The IMD 270 can be configured to treat both fast and slow arrhythmias with stimulation therapy, including cardioversion, defibrillation, and pacing stimulation. While a particular multi-chamber device is shown in FIG. 13, it is to be appreciated and understood that this is done for illustration purposes only. Thus, the techniques and methods described below can be implemented in connection with any suitably configured or configurable heart stimulation device.

Referring additionally to FIG. 14, typically, each IMD lead 266 includes a flexible tube 308 made of, for example, silicone, polyurethane, and/or other biocompatible, implantable, dielectric materials having insulating capabilities. The flexible tube can have a diameter ranging from approximately 4 French to approximately 9 French and length ranging from approximately 50 centimeters to approximately 90 centimeters. The IMD lead includes a distal end 310, which is configured to be inserted into the patient's heart 24, and a proximal end 312, which includes a lead connector 314, which is configured to be coupled to the IMD 270 via a connector assembly 316. The flexible tube can be straight, or formed into a preferred shape for implantation.

The distal end 310 of the IMD lead 266 includes a lead electrode 268 that is coupled electrically to the lead connector 314 via a conductor (not shown), e.g., a helical wire, which is located within the flexible tube 308 and that runs the length of the lead. The lead electrode is configured to be used by the IMD 270 to sense intracardiac electrical signals generated by the heart 24 and to deliver electrical stimulation from the IMD to the heart. Typically, the distal end of the IMD lead also includes a fixation device 318, e.g., a tine or a helical screw, which is configured to interface with the heart tissue 22 and may be electrically coupled to the lead electrode. The fixation device is used to secure the distal end of the IMD lead to the heart tissue in such as manner that the lead electrode is brought into secured contact with the heart tissue. The medical practitioner 32 engages the fixation device with the heart tissue after he or she has determined that the distal end of the IMD lead is co-located with heart tissue that has desired conductivity properties. In the case of a fixation device that includes a helical screw, after the medical practitioner determines that the distal end of the IMD lead is at the correct location, the medical practitioner will rotate the IMD lead, which, in turn, screws the helical screw into a secured position in the heart tissue.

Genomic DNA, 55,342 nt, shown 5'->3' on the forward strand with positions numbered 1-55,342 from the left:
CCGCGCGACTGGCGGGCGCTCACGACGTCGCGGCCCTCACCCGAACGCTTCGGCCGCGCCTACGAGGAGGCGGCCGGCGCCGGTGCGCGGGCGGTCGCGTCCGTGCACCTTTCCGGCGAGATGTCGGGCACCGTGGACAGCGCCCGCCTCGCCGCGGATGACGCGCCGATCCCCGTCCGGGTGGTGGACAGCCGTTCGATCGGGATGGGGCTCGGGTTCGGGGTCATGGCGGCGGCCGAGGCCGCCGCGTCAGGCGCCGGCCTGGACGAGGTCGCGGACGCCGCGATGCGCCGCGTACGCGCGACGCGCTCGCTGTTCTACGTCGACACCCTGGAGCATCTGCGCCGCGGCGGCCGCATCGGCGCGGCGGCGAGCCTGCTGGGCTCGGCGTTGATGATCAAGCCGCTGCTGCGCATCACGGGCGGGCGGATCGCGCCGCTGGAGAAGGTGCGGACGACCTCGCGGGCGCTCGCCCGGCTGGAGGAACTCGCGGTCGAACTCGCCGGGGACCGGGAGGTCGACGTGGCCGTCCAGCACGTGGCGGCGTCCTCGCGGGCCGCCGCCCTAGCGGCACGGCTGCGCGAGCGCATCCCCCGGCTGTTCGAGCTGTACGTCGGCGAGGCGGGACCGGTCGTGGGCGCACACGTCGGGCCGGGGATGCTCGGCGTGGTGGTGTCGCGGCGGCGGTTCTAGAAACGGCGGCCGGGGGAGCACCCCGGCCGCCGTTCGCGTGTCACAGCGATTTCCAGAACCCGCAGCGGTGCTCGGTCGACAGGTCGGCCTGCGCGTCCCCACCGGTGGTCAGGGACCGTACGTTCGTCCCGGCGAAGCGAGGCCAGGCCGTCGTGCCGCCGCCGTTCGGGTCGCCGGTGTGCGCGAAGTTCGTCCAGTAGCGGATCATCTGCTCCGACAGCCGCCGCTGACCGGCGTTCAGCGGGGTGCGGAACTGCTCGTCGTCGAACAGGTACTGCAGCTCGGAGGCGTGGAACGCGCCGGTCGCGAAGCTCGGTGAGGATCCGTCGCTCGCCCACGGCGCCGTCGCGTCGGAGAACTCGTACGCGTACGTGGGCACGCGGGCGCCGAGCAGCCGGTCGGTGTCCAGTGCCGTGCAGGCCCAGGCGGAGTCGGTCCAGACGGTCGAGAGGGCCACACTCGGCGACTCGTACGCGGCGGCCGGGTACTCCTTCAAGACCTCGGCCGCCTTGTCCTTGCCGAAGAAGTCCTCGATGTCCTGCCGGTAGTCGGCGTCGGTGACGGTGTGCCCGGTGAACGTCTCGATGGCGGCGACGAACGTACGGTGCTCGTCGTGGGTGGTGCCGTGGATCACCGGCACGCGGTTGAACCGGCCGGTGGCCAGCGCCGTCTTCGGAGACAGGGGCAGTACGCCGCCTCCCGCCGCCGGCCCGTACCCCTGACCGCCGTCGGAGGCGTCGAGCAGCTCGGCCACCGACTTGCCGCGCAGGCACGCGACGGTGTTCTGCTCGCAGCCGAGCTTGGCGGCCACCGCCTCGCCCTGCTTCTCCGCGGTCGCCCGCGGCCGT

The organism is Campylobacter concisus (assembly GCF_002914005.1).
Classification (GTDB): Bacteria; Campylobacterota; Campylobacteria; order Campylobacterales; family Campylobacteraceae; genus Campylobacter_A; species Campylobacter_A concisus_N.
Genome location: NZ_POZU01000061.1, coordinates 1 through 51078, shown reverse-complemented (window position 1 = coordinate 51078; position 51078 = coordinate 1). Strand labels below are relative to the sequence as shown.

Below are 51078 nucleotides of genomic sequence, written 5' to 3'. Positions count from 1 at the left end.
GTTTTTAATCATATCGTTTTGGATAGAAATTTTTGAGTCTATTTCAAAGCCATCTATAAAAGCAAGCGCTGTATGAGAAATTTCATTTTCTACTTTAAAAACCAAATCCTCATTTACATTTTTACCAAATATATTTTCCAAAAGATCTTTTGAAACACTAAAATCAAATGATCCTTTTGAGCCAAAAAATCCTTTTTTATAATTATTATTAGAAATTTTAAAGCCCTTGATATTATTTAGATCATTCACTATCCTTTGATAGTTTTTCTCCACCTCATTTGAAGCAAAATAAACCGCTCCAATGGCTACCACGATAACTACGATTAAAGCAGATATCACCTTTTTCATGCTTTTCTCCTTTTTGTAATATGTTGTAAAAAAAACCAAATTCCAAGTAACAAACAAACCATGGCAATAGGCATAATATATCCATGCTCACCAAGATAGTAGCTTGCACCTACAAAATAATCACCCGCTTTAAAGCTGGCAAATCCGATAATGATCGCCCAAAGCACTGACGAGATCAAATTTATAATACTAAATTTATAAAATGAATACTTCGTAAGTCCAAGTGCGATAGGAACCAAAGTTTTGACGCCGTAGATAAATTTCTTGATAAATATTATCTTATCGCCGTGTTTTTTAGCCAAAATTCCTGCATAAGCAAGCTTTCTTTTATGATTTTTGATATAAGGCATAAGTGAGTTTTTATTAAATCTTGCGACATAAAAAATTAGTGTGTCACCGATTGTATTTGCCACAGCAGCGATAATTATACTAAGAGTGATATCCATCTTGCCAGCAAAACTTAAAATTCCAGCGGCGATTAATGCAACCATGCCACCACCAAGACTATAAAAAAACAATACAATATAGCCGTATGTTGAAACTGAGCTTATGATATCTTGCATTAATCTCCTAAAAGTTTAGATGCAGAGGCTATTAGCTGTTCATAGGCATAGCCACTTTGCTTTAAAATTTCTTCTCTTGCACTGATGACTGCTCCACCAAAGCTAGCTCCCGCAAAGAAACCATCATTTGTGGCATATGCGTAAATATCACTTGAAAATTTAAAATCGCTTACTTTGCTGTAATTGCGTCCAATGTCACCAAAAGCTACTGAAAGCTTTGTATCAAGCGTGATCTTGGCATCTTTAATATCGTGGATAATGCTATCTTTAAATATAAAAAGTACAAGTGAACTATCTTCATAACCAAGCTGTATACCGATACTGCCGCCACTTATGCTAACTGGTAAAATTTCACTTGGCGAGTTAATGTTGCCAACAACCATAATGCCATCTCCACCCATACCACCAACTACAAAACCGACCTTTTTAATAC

As was the case in the previously discussed ablation catheter 12, the IMD lead 266 includes a steering mechanism 320 that allows a medical practitioner 32 to move the distal end 310 of the IMD lead when the IMD lead is being installed in the patient's heart 24. The lead's steering mechanism usually includes a stylet or guide wire 322, which the medical practitioner inserts into the lead through its proximal end 312. The medical practitioner maneuvers the distal end of the lead by applying force to the guide wire, and by rotating the lead.